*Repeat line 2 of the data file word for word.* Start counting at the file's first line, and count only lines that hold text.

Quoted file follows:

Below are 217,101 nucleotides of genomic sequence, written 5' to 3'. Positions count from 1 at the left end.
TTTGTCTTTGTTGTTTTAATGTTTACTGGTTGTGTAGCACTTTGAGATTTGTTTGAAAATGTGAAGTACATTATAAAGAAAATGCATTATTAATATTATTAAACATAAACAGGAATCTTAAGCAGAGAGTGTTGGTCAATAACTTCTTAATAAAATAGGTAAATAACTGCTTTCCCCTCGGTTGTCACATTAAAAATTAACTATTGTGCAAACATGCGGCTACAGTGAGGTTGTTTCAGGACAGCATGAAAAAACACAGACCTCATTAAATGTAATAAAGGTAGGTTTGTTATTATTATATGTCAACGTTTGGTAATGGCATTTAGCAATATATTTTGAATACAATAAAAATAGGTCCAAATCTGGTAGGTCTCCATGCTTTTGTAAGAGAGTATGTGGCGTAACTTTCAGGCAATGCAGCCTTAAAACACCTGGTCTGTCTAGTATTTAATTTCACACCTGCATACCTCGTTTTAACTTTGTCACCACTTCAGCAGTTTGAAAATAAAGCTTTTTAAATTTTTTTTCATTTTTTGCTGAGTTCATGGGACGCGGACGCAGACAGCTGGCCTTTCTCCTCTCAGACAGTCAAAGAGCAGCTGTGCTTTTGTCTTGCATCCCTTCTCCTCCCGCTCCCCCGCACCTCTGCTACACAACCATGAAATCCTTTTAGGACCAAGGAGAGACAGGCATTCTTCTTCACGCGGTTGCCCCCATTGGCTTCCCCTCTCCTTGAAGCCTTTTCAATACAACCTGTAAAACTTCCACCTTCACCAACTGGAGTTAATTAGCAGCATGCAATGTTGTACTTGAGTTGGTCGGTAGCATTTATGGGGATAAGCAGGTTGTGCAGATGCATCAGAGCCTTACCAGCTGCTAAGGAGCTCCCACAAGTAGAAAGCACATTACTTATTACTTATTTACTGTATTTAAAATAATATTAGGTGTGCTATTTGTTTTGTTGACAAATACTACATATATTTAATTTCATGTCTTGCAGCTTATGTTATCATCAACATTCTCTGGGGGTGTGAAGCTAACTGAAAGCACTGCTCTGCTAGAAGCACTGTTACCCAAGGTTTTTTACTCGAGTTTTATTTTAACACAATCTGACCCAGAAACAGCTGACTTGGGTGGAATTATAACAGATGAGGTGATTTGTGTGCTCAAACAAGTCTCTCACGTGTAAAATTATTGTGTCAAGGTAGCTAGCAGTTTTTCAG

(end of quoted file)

TTTGTCTTTGTTGTTTTAATGTTTACTGGTTGTGTAGCACTTTGAGATTTGTTTGAAAATGTGAAGTACATTATAAAGAAAATGCATTATTAATATTATTAAACATAAACAGGAATCTTAAGCAGAGAGTGTTGGTCAATAACTTCTTAATAAAATAGGTAAATAACTGCTTTCCCCTCGGTTGTCACATTAAAAATTAACTATTGTGCAAACATGCGGCTACAGTGAGGTTGTTTCAGGACAGCATGAAAAAACACAGACCTCATTAAATGTAATAAAGGTAGGTTTGTTATTATTATATGTCAACGTTTGGTAATGGCATTTAGCAATATATTTTGAATACAATAAAAATAGGTCCAAATCTGGTAGGTCTCCATGCTTTTGTAAGAGAGTATGTGGCGTAACTTTCAGGCAATGCAGCCTTAAAACACCTGGTCTGTCTAGTATTTAATTTCACACCTGCATACCTCGTTTTAACTTTGTCACCACTTCAGCAGTTTGAAAATAAAGCTTTTTAAATTTTTTTTCATTTTTTGCTGAGTTCATGGGACGCGGACGCAGACAGCTGGCCTTTCTCCTCTCAGACAGTCAAAGAGCAGCTGTGCTTTTGTCTTGCATCCCTTCTCCTCCCGCTCCCCCGCACCTCTGCTACACAACCATGAAATCCTTTTAGGACCAAGGAGAGACAGGCATTCTTCTTCACGCGGTTGCCCCCATTGGCTTCCCCTCTCCTTGAAGCCTTTTCAATACAACCTGTAAAACTTCCACCTTCACCAACTGGAGTTAATTAGCAGCATGCAATGTTGTACTTGAGTTGGTCGGTAGCATTTATGGGGATAAGCAGGTTGTGCAGATGCATCAGAGCCTTACCAGCTGCTAAGGAGCTCCCACAAGTAGAAAGCACATTACTTATTACTTATTTACTGTATTTAAAATAATATTAGGTGTGCTATTTGTTTTGTTGACAAATACTACATATATTTAATTTCATGTCTTGCAGCTTATGTTATCATCAACATTCTCTGGGGGTGTGAAGCTAACTGAAAGCACTGCTCTGCTAGAAGCACTGTTACCCAAGGTTTTTTACTCGAGTTTTATTTTAACACAATCTGACCCAGAAACAGCTGACTTGGGTGGAATTATAACAGATGAGGTGATTTGTGTGCTCAAACAAGTCTCTCACGTGTAAAATTATTGTGTCAAGGTAGCTAGCAGTTTTTCAG